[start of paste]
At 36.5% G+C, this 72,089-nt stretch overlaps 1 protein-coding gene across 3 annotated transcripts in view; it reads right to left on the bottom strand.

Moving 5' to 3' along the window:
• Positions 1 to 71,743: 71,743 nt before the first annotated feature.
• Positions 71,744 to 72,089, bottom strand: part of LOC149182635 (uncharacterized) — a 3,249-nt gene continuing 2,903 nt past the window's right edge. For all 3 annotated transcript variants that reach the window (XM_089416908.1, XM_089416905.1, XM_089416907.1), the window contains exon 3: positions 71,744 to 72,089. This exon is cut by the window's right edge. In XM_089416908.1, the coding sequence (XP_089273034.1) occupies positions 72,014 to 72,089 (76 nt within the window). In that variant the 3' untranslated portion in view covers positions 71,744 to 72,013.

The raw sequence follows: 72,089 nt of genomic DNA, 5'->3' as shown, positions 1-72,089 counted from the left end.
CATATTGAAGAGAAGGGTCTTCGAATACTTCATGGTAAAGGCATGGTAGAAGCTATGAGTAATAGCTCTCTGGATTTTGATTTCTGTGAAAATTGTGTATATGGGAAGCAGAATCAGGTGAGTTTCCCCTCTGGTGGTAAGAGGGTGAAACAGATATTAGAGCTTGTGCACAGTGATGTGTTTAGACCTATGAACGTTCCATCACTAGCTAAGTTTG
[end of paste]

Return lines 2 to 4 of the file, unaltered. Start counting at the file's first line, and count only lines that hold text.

Moving 5' to 3' along the window:
• Positions 1 to 71,743: 71,743 nt before the first annotated feature.
• Positions 71,744 to 72,089, bottom strand: part of LOC149182635 (uncharacterized) — a 3,249-nt gene continuing 2,903 nt past the window's right edge. For all 3 annotated transcript variants that reach the window (XM_089416908.1, XM_089416905.1, XM_089416907.1), the window contains exon 3: positions 71,744 to 72,089. This exon is cut by the window's right edge. In XM_089416908.1, the coding sequence (XP_089273034.1) occupies positions 72,014 to 72,089 (76 nt within the window). In that variant the 3' untranslated portion in view covers positions 71,744 to 72,013.